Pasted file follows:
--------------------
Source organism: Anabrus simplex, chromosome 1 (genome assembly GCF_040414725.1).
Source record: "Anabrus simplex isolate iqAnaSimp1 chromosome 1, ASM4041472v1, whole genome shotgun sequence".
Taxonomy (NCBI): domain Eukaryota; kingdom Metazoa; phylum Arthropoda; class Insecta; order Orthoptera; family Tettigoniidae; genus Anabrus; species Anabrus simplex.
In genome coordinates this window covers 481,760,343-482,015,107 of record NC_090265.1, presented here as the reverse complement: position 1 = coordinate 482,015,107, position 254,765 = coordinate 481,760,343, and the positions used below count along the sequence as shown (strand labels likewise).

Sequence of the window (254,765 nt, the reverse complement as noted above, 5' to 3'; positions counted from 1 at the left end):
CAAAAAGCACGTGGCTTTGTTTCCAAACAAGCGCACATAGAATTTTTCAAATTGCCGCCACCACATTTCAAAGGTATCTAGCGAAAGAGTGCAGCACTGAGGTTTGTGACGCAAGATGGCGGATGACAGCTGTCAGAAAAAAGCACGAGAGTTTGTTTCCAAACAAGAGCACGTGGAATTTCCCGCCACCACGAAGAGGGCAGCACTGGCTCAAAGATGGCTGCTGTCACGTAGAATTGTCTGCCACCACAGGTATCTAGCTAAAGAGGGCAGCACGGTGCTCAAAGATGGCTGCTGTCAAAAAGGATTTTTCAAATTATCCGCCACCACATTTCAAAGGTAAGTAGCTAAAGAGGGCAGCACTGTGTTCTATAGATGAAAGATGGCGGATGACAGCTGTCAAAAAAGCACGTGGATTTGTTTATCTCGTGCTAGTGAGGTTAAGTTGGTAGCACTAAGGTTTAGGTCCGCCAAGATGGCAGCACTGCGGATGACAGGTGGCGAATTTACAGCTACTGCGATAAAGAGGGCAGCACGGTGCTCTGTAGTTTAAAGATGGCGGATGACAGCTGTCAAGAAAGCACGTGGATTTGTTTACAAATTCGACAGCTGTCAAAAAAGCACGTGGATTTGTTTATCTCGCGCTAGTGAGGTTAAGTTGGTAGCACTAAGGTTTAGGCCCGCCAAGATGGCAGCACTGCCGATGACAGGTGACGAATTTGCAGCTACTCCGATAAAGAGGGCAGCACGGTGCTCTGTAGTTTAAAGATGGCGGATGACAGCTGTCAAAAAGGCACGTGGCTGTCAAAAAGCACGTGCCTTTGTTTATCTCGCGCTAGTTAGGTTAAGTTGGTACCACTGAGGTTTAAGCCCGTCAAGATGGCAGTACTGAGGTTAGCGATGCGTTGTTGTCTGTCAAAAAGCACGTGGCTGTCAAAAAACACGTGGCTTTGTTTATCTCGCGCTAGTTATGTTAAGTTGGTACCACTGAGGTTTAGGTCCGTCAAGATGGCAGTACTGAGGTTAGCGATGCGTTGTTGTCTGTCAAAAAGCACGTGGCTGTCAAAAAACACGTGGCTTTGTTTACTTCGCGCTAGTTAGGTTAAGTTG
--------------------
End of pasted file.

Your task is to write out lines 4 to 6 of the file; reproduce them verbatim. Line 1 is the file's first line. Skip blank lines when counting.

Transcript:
In genome coordinates this window covers 481,760,343-482,015,107 of record NC_090265.1, presented here as the reverse complement: position 1 = coordinate 482,015,107, position 254,765 = coordinate 481,760,343, and the positions used below count along the sequence as shown (strand labels likewise).

Sequence of the window (254,765 nt, the reverse complement as noted above, 5' to 3'; positions counted from 1 at the left end):
CAAAAAGCACGTGGCTTTGTTTCCAAACAAGCGCACATAGAATTTTTCAAATTGCCGCCACCACATTTCAAAGGTATCTAGCGAAAGAGTGCAGCACTGAGGTTTGTGACGCAAGATGGCGGATGACAGCTGTCAGAAAAAAGCACGAGAGTTTGTTTCCAAACAAGAGCACGTGGAATTTCCCGCCACCACGAAGAGGGCAGCACTGGCTCAAAGATGGCTGCTGTCACGTAGAATTGTCTGCCACCACAGGTATCTAGCTAAAGAGGGCAGCACGGTGCTCAAAGATGGCTGCTGTCAAAAAGGATTTTTCAAATTATCCGCCACCACATTTCAAAGGTAAGTAGCTAAAGAGGGCAGCACTGTGTTCTATAGATGAAAGATGGCGGATGACAGCTGTCAAAAAAGCACGTGGATTTGTTTATCTCGTGCTAGTGAGGTTAAGTTGGTAGCACTAAGGTTTAGGTCCGCCAAGATGGCAGCACTGCGGATGACAGGTGGCGAATTTACAGCTACTGCGATAAAGAGGGCAGCACGGTGCTCTGTAGTTTAAAGATGGCGGATGACAGCTGTCAAGAAAGCACGTGGATTTGTTTACAAATTCGACAGCTGTCAAAAAAGCACGTGGATTTGTTTATCTCGCGCTAGTGAGGTTAAGTTGGTAGCACTAAGGTTTAGGCCCGCCAAGATGGCAGCACTGCCGATGACAGGTGACGAATTTGCAGCTACTCCGATAAAGAGGGCAGCACGGTGCTCTGTAGTTTAAAGATGGCGGATGACAGCTGTCAAAAAGGCACGTGGCTGTCAAAAAGCACGTGCCTTTGTTTATCTCGCGCTAGTTAGGTTAAGTTGGTACCACTGAGGTTTAAGCCCGTCAAGATGGCAGTACTGAGGTTAGCGATGCGTTGTTGTCTGTCAAAAAGCACGTGGCTGTCAAAAAACACGTGGCTTTGTTTATCTCGCGCTAGTTATGTTAAGTTGGTACCACTGAGGTTTAGGTCCGTCAAGATGGCAGTACTGAGGTTAGCGATGCGTTGTTGTCTGTCAAAAAGCACGTGGCTGTCAAAAAACACGTGGCTTTGTTTACTTCGCGCTAGTTAGGTTAAGTTG